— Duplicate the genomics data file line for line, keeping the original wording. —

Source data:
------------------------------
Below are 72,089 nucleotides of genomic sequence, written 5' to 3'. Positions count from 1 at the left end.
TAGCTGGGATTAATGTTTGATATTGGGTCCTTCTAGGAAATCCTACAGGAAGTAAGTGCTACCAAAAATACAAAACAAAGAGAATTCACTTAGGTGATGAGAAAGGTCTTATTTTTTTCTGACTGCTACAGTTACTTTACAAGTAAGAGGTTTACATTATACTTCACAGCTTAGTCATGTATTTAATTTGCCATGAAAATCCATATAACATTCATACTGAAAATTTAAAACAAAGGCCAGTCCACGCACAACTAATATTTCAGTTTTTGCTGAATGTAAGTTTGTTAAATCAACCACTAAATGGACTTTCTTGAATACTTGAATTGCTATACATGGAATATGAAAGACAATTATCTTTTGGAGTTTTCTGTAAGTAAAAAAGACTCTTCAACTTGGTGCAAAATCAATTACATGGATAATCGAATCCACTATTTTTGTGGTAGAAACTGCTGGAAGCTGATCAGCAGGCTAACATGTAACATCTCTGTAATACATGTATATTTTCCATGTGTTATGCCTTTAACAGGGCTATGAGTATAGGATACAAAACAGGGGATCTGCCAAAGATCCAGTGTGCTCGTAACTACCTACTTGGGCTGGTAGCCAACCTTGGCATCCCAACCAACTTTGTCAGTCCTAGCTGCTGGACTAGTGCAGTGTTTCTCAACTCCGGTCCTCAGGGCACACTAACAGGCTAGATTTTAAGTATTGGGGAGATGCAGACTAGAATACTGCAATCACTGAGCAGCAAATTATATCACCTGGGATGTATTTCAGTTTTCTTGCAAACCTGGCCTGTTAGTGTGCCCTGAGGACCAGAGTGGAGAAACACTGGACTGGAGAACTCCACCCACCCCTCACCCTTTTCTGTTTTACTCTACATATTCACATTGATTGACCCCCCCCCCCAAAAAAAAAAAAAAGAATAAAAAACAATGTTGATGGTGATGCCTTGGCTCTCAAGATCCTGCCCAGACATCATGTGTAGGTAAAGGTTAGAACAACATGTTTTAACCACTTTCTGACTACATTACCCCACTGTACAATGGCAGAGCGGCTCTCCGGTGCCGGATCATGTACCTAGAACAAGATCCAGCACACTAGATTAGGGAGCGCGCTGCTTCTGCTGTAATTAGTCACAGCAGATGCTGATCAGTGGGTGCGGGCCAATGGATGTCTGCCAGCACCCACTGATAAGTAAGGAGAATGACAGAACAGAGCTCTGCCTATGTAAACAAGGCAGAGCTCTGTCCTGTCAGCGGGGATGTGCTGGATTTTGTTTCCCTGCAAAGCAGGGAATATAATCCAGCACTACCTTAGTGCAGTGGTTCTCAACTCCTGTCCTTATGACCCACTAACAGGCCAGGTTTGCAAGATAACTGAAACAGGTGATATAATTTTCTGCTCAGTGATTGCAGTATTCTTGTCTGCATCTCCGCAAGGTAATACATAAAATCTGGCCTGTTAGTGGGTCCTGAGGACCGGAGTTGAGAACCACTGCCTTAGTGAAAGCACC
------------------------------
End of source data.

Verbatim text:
Below are 72,089 nucleotides of genomic sequence, written 5' to 3'. Positions count from 1 at the left end.
TAGCTGGGATTAATGTTTGATATTGGGTCCTTCTAGGAAATCCTACAGGAAGTAAGTGCTACCAAAAATACAAAACAAAGAGAATTCACTTAGGTGATGAGAAAGGTCTTATTTTTTTCTGACTGCTACAGTTACTTTACAAGTAAGAGGTTTACATTATACTTCACAGCTTAGTCATGTATTTAATTTGCCATGAAAATCCATATAACATTCATACTGAAAATTTAAAACAAAGGCCAGTCCACGCACAACTAATATTTCAGTTTTTGCTGAATGTAAGTTTGTTAAATCAACCACTAAATGGACTTTCTTGAATACTTGAATTGCTATACATGGAATATGAAAGACAATTATCTTTTGGAGTTTTCTGTAAGTAAAAAAGACTCTTCAACTTGGTGCAAAATCAATTACATGGATAATCGAATCCACTATTTTTGTGGTAGAAACTGCTGGAAGCTGATCAGCAGGCTAACATGTAACATCTCTGTAATACATGTATATTTTCCATGTGTTATGCCTTTAACAGGGCTATGAGTATAGGATACAAAACAGGGGATCTGCCAAAGATCCAGTGTGCTCGTAACTACCTACTTGGGCTGGTAGCCAACCTTGGCATCCCAACCAACTTTGTCAGTCCTAGCTGCTGGACTAGTGCAGTGTTTCTCAACTCCGGTCCTCAGGGCACACTAACAGGCTAGATTTTAAGTATTGGGGAGATGCAGACTAGAATACTGCAATCACTGAGCAGCAAATTATATCACCTGGGATGTATTTCAGTTTTCTTGCAAACCTGGCCTGTTAGTGTGCCCTGAGGACCAGAGTGGAGAAACACTGGACTGGAGAACTCCACCCACCCCTCACCCTTTTCTGTTTTACTCTACATATTCACATTGATTGACCCCCCCCCCCAAAAAAAAAAAAAAGAATAAAAAACAATGTTGATGGTGATGCCTTGGCTCTCAAGATCCTGCCCAGACATCATGTGTAGGTAAAGGTTAGAACAACATGTTTTAACCACTTTCTGACTACATTACCCCACTGTACAATGGCAGAGCGGCTCTCCGGTGCCGGATCATGTACCTAGAACAAGATCCAGCACACTAGATTAGGGAGCGCGCTGCTTCTGCTGTAATTAGTCACAGCAGATGCTGATCAGTGGGTGCGGGCCAATGGATGTCTGCCAGCACCCACTGATAAGTAAGGAGAATGACAGAACAGAGCTCTGCCTATGTAAACAAGGCAGAGCTCTGTCCTGTCAGCGGGGATGTGCTGGATTTTGTTTCCCTGCAAAGCAGGGAATATAATCCAGCACTACCTTAGTGCAGTGGTTCTCAACTCCTGTCCTTATGACCCACTAACAGGCCAGGTTTGCAAGATAACTGAAACAGGTGATATAATTTTCTGCTCAGTGATTGCAGTATTCTTGTCTGCATCTCCGCAAGGTAATACATAAAATCTGGCCTGTTAGTGGGTCCTGAGGACCGGAGTTGAGAACCACTGCCTTAGTGAAAGCACC